8 In January 1994, the College adopted a Social Science Area Plan. A major component was the planned creation of a computer laboratory to provide statistical help for students and faculty doing research. This prompted the faculty of the social science departments (i.e., economics, political science, psychology, and sociology) to reassess statistical training in general. They held meetings where the main topic of discussion was the possibility of a new social statistics course. Each department provided a list of the topics covered in their research methods and econometrics courses. They also provided lists of material they considered to be essential prerequisites to their courses. The meetings produced a draft document to serve as a basis for subsequent meetings with the Department of Mathematics. This draft set forth the following goals for the proposed new course.

- The Applications Goal: Students completing the course
should be prepared to perform basic analysis of social,
economic, and demographic data from sources such as
agency caseload files, surveys and polls, and
public-use datasets. They should be able to use
standard statistical software on these data.
- The Statistical Knowledge Goal: Students should be
sufficiently prepared to pursue subsequent study of
statistical methods.
- The Evaluation Goal: Students should be able to review
statistical analyses in applied settings. They should
be able to identify major problems of logic and
violations of the assumptions required for basic
techniques.
- The Communication/Visualization Goal: Students should
be able to intelligently present statistical analyses
to audiences with diverse levels of statistical
understanding.

10 Members of the client departments felt that it was extremely important that they should take a more active role in the conduct of the course. In particular, they would supply datasets to the Department of Mathematics. In addition, they would work closely with the mathematicians in the development of exercises, laboratory work, and classroom examples. Some even suggested that members of these departments might serve in the classroom from time to time to give illustrations of the applications of the material being covered to their fields of interest. They hoped that this would make statistics seem more relevant to the students.

11 Next, members of the client department faculty met with mathematics faculty. These meetings accomplished the following. The client departments not in the social sciences agreed to the goals set forth by the social sciences. The members of the Department of Mathematics felt that the goals of the social science departments could be incorporated into a revised course. The members of the client departments indicated that the Department of Mathematics should have the final say in matters of pedagogy.

12 We discussed a general outline for the content of the course. Everyone generally felt that there should be a lessening of the traditional emphasis on probability. Instead, the necessary concepts would be presented at a time when they were needed in the context of a discussion of statistical ideas. For example, if students do not really need to be able to compute conditional probabilities, then we should de-emphasize or eliminate them. Both parties agreed that we should use technology (i.e., computers and graphing calculators) in a way that allows students to concentrate more on the ideas being discussed than on the mechanics of a particular calculation. Also, the laboratory component should use computers to give students experience in handling complex datasets. The particular statistical software to be used would be chosen by the Department of Mathematics based on pedagogical considerations. We also agreed that the breadth of topics covered in the first course was not as important as having students master the basic concepts of sampling, confidence, and significance.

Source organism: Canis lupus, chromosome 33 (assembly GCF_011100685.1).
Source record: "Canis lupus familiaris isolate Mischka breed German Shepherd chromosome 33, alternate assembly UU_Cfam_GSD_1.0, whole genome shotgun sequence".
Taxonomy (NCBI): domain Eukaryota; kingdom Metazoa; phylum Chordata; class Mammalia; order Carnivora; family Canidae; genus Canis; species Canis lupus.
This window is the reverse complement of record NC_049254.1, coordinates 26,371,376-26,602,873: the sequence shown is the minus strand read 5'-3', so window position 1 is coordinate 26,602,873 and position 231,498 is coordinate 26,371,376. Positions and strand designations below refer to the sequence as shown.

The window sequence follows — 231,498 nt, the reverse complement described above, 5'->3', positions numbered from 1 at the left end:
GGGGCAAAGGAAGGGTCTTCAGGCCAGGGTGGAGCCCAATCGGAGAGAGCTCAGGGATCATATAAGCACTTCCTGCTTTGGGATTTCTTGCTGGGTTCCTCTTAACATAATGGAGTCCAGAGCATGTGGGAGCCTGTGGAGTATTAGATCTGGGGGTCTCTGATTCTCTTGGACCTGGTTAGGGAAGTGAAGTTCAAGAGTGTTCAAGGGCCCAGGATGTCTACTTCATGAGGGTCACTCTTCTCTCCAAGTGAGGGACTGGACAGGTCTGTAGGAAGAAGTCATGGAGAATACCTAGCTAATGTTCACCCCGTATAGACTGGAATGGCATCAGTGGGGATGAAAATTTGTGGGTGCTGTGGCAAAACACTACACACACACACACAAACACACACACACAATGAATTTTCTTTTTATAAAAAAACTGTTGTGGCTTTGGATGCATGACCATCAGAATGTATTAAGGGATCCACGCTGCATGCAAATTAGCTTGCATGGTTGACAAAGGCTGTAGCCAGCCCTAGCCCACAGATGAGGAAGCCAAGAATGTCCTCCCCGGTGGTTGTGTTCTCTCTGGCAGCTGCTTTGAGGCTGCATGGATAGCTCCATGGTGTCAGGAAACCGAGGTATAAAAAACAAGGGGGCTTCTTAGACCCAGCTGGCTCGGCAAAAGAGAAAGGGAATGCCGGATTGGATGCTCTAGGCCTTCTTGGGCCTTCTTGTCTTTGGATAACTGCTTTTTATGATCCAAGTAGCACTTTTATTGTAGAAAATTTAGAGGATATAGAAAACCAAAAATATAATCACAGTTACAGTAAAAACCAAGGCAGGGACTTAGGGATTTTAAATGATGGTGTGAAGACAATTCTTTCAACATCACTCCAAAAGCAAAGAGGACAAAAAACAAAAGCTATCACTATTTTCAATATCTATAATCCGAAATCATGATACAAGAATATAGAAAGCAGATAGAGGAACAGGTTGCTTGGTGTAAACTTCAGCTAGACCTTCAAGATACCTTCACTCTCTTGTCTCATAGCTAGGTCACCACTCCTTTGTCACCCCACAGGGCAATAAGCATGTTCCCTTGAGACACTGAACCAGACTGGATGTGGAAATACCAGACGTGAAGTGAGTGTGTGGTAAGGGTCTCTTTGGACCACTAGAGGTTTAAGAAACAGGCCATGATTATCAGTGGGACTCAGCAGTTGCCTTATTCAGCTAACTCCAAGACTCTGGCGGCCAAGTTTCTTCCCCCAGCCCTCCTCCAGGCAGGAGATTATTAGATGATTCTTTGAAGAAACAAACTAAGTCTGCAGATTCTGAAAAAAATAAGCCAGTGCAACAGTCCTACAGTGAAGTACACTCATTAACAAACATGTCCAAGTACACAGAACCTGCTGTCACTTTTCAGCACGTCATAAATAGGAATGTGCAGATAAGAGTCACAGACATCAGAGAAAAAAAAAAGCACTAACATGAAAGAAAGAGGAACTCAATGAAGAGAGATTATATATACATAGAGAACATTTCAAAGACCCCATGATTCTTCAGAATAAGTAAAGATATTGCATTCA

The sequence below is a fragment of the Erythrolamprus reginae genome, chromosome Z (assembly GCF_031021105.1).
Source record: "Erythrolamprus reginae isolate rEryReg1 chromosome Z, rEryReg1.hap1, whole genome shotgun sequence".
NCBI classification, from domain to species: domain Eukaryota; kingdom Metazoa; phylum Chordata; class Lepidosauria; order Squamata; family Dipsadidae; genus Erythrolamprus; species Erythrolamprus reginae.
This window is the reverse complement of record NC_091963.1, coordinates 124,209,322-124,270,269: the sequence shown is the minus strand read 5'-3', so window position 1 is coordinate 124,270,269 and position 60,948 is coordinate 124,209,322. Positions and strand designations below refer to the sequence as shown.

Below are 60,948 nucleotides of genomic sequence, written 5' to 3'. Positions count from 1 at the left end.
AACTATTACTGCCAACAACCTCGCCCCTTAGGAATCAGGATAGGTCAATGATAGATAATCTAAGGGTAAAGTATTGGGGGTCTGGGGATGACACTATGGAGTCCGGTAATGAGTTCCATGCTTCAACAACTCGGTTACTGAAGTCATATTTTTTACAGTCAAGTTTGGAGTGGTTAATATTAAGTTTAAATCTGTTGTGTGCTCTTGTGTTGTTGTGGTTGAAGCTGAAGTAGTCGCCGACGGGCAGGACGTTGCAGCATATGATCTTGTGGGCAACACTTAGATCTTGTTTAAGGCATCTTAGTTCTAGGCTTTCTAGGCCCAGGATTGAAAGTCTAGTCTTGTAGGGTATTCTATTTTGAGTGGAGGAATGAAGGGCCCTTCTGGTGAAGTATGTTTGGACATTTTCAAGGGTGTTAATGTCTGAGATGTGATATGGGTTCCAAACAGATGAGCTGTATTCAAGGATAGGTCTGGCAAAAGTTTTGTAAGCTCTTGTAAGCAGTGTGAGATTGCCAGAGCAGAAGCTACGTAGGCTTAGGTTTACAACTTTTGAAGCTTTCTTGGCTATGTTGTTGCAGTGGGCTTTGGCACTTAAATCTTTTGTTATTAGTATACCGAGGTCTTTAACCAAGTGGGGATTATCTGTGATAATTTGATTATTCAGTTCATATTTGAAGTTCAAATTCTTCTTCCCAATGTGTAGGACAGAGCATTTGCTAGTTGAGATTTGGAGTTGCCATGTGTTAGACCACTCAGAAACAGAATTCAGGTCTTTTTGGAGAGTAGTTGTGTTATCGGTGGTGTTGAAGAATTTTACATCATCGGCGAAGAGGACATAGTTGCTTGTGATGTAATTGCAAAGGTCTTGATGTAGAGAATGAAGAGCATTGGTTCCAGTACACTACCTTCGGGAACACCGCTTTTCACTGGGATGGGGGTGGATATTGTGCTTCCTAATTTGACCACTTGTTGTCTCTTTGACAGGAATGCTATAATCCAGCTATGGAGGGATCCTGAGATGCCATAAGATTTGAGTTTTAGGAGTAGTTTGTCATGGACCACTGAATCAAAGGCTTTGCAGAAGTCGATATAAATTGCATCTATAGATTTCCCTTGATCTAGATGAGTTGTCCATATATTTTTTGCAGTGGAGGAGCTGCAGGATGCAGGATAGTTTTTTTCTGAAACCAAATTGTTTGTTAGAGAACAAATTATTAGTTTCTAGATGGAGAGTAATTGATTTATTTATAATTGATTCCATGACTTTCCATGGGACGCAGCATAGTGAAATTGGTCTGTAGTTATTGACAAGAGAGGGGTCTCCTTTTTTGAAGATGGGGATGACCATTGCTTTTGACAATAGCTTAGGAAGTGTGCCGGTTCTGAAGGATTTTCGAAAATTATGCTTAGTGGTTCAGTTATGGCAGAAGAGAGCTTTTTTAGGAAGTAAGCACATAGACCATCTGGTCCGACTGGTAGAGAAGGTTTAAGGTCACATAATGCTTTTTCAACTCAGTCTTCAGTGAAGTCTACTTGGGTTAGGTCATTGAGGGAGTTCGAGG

13 The Department of Mathematics then devised a course. We wanted to accommodate the goals of the client departments while keeping the content of the course at a level appropriate for a college-level statistics course. The chair of the department, in collaboration with the statisticians in the department, did most of the work for next phase. The following set of working assumptions drove the development.

- The new course should concentrate on summarizing data
and making inferences and decisions from data. Issues
of data collection should largely be left to the
methods courses in the client departments.
- Virtually all computation should be left to technology.
Formulas should not be emphasized in the classroom.
- The course should make heavy use of real data provided
by members of the client departments.
- Topics should be motivated, as much as possible, by
practical questions based on real data.
- Less can be more. It is better that students be
exposed to a single type of test or confidence interval